Join the NHS Volunteer Responders

The NHS Volunteer Responders scheme is seeking new members in parts of Hastings, Rother, Eastbourne, Wealden, Brighton and Hove.

The volunteers support people who are vulnerable because of COVID-19, and anyone who needs to self-isolate as a result of the virus, through a range of roles:

  • Community Response Volunteer: volunteers to collect and deliver shopping, medication or other essential supplies.
  • Community Response Plus Volunteer: volunteers to collect and deliver shopping, medication or other essential supplies for patients with cognitive impairments and or significant vulnerabilities who are shielding.
  • Patient Transport Volunteer: Providing transport to patients who are medically fit to attend routine medical appointments.
  • NHS Transport Volunteer: volunteers to transport equipment, supplies and/or medication between NHS services and sites. It may also involve assisting pharmacies with medication delivery. This role can also help Local Resilience Networks with transportation and delivery of items such as food parcels.
  • Check In and Chat Volunteer: volunteers to provide telephone support to individuals who are at risk of loneliness.
  • Check In and Chat Plus Volunteer: this is a peer-support role, provided by responders who are shielding themselves. Regular telephone support and a ‘listening ear’ is offered to clients who are also shielding or experiencing challenges as a result of COVID-19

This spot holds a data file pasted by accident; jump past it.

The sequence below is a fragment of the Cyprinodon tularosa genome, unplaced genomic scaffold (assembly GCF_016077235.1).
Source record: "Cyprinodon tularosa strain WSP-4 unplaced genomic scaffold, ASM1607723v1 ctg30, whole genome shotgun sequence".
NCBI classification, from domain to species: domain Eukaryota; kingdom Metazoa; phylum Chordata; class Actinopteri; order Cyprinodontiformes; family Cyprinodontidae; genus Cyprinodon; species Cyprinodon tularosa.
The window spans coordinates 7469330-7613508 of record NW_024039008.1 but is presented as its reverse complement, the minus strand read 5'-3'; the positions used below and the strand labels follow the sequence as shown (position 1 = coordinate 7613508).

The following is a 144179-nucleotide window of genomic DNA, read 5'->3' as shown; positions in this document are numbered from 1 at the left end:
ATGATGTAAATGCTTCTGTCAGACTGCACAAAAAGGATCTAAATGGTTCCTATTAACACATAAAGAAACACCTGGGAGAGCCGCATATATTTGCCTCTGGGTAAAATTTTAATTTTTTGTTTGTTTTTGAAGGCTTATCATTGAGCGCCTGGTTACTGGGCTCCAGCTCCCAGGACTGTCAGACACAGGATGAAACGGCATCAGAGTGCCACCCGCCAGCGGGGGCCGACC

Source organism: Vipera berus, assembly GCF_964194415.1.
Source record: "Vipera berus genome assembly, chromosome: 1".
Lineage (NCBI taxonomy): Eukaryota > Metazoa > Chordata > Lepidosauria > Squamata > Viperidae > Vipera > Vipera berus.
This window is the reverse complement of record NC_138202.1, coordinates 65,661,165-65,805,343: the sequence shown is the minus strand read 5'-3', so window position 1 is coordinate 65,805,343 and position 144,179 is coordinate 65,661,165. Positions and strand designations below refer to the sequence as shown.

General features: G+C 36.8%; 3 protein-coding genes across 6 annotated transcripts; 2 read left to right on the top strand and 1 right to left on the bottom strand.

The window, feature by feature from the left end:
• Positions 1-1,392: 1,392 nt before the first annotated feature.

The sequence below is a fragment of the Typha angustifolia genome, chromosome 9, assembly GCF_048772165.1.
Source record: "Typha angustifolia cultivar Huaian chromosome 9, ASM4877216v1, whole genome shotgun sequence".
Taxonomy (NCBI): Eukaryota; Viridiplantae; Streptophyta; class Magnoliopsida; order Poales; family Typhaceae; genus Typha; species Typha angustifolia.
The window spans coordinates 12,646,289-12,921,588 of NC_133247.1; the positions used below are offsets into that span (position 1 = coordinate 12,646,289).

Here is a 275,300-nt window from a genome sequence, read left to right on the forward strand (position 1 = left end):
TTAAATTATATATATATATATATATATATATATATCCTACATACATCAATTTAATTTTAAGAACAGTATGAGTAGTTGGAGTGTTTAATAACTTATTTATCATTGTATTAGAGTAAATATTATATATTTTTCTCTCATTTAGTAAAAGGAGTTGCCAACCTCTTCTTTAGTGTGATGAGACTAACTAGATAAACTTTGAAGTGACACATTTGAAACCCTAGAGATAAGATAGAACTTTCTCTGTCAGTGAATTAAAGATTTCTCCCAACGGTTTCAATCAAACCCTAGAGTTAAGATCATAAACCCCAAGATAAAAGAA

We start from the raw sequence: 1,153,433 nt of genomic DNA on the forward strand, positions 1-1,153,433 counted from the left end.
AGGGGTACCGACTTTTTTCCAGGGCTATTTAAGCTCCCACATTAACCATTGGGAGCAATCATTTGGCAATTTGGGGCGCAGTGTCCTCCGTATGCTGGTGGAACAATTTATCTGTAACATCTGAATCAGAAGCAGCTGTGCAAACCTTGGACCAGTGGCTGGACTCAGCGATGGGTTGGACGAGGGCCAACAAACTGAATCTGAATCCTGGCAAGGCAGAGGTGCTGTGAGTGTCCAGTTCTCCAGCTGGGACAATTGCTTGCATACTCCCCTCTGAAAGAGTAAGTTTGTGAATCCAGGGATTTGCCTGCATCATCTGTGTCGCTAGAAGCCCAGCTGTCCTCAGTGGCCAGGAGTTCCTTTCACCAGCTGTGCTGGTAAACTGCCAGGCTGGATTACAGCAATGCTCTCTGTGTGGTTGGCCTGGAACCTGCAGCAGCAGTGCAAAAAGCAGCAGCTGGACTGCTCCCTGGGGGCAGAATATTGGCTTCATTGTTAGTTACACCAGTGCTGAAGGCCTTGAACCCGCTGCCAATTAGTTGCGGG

For more information and to sign up visit: NHS Volunteer Responders website.

To arrange support for yourself or someone you know call 0808 196 3646 (8am to 8pm seven days a week).

Talking about drinking: public conversation opens about alcohol in East Sussex

People in East Sussex are being asked to have their say about the impact of alcohol in the county.

A public consultation, which opened on Thursday 13 August, asks for views on the effects of drinking on everyday life and whether these have increased because of the coronavirus pandemic.

To open the discussion, four East Sussex residents have shared their personal stories about their lives with, and without, alcohol.

They include Sophia, from St Leonards who despite a loving family background and a good education found herself in prison for drink-driving and separated from her four-year-old daughter. Now three years sober, Sophia has her daughter back and a life which, in her own words “just keeps getting better day by day.”

The consultation recognises that drinking is a complex issue. On the one hand a part of many people’s social lives and a healthy industry which sustains jobs across the county, alcohol also harms many people and consumes millions of pounds of taxpayers’ money spent managing its effects. Often the harm is greatest for the poorest.

The consultation, which is completely anonymous and can be taken online in less than 10 minutes, asks people to say more about how, why and when they drink.

Its findings will help shape a public health strategy to reduce the harms of alcohol over the next five years.

Darrell Gale, Director of Public Health said: “Alcoholism doesn’t discriminate between gender, age, heritage, social status or intelligence.

“While many people enjoy a drink as part of their week, to unwind with friends or enjoy an event, there can also be a downside to drinking alcohol, when it starts to cause harm to the person drinking and the people around them.

“People have told us that one of our most important public health issues is reducing harm associated with alcohol and we want to keep that conversation going. “

The consultation is open until 31st August, take part on the East Sussex County Council website.